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Photo Tour Around Helsinki

Uritsk Andrey • 6 minutes read • April 29th, 2016


is a small city. Its population is a little more than half a million of people, and the central part of the city can be easily explored in a few hours.

After studying the guide book, I found an interesting walking route around 


 starting from the railway station. My friends supported the idea, so we got off the train, exchanged some money into Swedish kronor in advance, and left our suitcases in the baggage room. We went up north, towards the city center.

Here is the 

Helsinki Central railway station


And the railway station square.

Our route laid to the north, along the railroad on the isthmus between two interconnected picturesque bays, Toolonlahti and Elaintarhanlahti (in the picture)...

...towards the Olympic Stadium.

I've noticed long ago that many enthusiasts have a "multi-faceted" profile, and when they have the opportunity, they shoot everything, not only the ships...

In general, while walking around the station and along the railway, we shot so many Finnish trains, locomotives, and long-distance trains that the report about them could surely adorn some Railway Forum. But, perhaps, another time...

We passed the railway across the bridge, and through the parkland went to the stadium... And here it is - the Helsinki Olympic Stadium, where the Olympic flame appeared in 1952.

There is an observation deck on the 236-feet tower of the stadium which is opened in between competitions. It offers a stunning view:

In general, perhaps, there is some logic in getting acquainted with a new city from the observation deck. After admiring the panorama, there is an inevitable desire to fling yourself into the atmosphere of the city, get around everything interesting and not to miss anything. We decided to follow this way and went to the western part of central Helsinki, to Sibelius Park...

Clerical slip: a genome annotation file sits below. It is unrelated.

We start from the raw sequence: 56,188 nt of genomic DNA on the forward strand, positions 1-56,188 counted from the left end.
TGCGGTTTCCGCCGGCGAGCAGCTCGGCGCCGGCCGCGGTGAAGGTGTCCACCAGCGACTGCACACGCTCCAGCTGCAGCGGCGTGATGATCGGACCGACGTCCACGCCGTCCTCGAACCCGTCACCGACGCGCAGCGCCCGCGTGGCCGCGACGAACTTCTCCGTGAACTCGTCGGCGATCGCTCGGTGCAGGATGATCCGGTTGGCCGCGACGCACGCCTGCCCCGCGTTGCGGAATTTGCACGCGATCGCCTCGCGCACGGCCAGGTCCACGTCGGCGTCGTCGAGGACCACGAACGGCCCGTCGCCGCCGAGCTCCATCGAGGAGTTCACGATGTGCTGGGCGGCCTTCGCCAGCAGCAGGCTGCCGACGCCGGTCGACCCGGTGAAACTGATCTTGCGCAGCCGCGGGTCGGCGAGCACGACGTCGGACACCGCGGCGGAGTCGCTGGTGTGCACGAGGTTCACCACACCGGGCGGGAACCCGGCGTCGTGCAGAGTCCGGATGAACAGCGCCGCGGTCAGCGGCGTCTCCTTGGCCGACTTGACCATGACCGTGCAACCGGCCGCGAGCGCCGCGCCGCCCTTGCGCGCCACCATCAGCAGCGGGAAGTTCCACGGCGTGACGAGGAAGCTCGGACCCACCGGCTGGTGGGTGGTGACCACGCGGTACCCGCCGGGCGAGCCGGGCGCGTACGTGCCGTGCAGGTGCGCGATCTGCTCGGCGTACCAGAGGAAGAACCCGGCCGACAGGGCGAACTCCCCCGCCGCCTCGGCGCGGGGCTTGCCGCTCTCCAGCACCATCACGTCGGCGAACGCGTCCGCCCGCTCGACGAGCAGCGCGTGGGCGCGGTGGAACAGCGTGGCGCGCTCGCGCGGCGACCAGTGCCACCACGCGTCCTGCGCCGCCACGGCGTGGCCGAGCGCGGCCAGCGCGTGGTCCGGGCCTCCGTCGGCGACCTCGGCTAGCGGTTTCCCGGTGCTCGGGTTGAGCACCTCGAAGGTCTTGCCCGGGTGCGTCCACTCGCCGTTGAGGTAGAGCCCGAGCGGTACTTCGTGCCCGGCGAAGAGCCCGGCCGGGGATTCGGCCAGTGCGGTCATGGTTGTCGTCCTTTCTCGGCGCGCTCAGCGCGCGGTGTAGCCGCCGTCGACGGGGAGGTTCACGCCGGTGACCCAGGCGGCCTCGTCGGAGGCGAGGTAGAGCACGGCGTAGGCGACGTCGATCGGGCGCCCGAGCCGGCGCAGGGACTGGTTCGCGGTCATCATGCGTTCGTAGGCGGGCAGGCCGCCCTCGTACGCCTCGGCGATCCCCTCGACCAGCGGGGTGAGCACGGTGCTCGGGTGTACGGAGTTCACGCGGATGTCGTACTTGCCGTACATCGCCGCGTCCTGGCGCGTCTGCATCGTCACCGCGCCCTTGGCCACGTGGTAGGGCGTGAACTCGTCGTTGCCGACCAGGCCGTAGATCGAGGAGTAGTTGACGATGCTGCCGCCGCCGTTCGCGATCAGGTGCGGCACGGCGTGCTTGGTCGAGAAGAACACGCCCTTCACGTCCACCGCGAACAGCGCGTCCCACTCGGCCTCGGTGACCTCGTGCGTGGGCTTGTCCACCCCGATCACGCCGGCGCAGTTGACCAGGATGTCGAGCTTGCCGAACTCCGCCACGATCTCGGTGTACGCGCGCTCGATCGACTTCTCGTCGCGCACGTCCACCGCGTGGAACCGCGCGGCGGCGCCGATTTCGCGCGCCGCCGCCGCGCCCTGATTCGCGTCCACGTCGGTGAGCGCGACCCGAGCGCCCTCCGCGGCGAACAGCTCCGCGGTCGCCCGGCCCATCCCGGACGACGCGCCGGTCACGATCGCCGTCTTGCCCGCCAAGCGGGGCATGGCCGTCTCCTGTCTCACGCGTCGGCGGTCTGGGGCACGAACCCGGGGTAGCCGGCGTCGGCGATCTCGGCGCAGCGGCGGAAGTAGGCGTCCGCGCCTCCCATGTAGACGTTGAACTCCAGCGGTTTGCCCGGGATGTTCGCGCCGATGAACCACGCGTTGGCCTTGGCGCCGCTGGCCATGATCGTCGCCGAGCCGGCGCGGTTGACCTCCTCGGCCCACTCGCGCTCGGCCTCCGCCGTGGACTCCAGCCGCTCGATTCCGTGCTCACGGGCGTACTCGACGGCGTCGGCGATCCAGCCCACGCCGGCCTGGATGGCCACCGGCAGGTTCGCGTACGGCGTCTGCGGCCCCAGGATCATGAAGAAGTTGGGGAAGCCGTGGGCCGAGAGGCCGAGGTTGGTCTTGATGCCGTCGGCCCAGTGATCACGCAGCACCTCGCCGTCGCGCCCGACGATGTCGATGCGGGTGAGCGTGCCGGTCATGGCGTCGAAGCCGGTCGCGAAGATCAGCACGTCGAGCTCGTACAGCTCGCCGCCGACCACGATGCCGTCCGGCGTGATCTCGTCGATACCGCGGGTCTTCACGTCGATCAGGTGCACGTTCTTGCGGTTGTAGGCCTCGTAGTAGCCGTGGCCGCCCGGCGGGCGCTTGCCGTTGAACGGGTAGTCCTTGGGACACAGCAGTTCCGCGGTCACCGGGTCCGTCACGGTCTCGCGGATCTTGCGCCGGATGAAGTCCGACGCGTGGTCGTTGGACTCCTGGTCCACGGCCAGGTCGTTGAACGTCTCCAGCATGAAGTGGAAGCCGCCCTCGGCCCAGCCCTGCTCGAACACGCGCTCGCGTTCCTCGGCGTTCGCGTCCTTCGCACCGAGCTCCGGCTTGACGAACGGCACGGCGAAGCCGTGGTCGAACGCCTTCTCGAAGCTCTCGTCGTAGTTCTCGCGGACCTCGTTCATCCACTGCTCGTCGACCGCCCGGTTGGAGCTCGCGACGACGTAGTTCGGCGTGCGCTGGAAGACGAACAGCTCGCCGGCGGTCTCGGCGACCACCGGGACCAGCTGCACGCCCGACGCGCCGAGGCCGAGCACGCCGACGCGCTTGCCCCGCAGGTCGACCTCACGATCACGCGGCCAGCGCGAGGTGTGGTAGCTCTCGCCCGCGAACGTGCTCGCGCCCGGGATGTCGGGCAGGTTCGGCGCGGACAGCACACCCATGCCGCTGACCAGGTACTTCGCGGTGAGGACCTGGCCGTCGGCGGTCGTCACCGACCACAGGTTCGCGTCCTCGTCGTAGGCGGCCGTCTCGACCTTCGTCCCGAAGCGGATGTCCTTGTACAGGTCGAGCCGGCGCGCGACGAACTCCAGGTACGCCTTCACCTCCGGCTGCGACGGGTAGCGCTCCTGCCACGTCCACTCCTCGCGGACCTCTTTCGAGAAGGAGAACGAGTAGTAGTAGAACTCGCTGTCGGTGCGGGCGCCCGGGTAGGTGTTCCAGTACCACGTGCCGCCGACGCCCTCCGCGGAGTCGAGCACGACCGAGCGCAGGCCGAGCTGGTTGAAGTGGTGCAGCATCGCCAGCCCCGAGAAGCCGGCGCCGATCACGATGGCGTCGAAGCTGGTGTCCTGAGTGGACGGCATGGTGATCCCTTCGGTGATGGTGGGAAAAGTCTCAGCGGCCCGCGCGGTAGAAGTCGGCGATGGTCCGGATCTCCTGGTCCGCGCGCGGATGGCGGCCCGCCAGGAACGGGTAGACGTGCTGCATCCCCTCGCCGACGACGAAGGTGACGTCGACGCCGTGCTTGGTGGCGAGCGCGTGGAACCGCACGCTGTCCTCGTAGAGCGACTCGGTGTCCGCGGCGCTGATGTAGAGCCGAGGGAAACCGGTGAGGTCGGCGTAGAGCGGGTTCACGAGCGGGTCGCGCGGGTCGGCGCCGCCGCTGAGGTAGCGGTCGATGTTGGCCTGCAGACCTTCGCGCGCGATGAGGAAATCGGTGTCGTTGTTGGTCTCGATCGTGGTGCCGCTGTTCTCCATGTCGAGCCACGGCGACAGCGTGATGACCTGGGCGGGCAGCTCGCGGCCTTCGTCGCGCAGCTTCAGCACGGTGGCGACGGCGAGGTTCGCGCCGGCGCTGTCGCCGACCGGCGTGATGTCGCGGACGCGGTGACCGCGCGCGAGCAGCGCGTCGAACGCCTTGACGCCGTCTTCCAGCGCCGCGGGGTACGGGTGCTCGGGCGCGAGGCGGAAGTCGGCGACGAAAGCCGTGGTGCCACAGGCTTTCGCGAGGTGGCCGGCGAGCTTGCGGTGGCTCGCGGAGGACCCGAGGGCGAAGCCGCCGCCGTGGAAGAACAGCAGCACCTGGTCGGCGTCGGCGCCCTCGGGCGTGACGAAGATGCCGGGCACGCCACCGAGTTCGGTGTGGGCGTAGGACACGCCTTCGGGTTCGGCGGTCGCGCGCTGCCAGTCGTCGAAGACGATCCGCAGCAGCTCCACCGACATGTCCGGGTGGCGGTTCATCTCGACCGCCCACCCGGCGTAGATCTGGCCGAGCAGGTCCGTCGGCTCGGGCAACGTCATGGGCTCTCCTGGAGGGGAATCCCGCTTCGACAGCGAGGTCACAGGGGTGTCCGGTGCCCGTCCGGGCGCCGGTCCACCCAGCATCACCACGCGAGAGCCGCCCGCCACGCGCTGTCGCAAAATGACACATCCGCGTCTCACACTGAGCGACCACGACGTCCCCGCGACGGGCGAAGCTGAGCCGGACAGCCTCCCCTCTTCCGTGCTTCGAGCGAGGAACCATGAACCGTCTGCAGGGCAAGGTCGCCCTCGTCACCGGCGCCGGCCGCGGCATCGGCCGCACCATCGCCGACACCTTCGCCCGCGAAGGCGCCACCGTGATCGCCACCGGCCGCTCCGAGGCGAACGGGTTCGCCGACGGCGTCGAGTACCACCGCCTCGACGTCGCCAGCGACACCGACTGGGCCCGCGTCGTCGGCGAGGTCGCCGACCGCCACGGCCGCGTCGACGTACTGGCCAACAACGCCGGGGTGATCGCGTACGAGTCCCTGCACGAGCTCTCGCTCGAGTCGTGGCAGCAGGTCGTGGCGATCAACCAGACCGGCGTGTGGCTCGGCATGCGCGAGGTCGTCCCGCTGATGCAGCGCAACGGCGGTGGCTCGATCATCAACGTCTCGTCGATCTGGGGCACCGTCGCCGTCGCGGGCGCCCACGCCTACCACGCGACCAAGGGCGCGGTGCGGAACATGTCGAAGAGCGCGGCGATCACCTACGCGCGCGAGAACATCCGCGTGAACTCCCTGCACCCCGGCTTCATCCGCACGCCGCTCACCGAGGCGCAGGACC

Sibelius is the most famous Finnish composer, one of the most famous people of the country. The monument was opened in the beautiful park near the sea in 1967, 10 years after the composer's death. Sibelius Monument is one of the most impressive memorials one can see:

Olympic Stadium and Sibelius Park were the outermost parts of the walk. From the memorial, we headed south towards the historic center. Our next place on the planned route was Temppeliaukio or the church in the rock.

Temppeliaukio Church was built in 1969, and it essentially is a wide dome over the cavate rock. You can see the rocky ledges of the bedrock everywhere. The church was closed, but we visited it on the second day of our stay in Helsinki, before leaving:

We continue our way to the city center...

Here's one of the busy streets:

Here is the eternal moose (it is considered to be the symbol of Sweden and Finland) at the Biological Institute:

Here is the Parliament House:

and the statue of Mannerheim nearby:

This picture can be found everywhere in Helsinki, and, looking ahead, in Stockholm...

In both cities, you will find bike paths almost everywhere. A bicycle is one of the most popular means to get around the city.

Here are few more pictures of bustling streets of the city...

...and finally, we come to the Esplanade, the main entrance to the sea harbor:

Harbor is in the heart of the city, most of the historical attractions are concentrated around it.

We are coming to the sea ...

Generally, the sea facade of Helsinki is reminiscent of St. Petersburg with something imperceptible. In fact, it is easy to find an explanation. This part of Helsinki was built mainly in the 19th century when Finland was a part of the Russian Empire. Many buildings were designed in a similar style, sometimes even by the same architects...

These cities are really very similar, aren't they?...

Here is the Uspenski Cathedral, one of the largest Orthodox churches in Western Europe...

And finally, the Senate Square - the central square of the historic Helsinki...

Lutheran Cathedral was built in the days of the Russian Empire, and was originally the Orthodox one:

In front of the cathedral, there is a monument to Alexander II. On the west side of the square, there is a building of the University of Helsinki. On the opposite side of it is the Government Palace, the former Senate Building.

Each of these three buildings (Cathedral, Senate and University) were built by the famous architect Carl Ludvig Engel (1778-1840).

On the last evening before the departure we walked to the Senate Square once again and stood in front of the facade of the Cathedral and monument to Alexander II for a few minutes, saying goodbye to the city...
Author: Uritsk
Translated by: Olesya Zhukova

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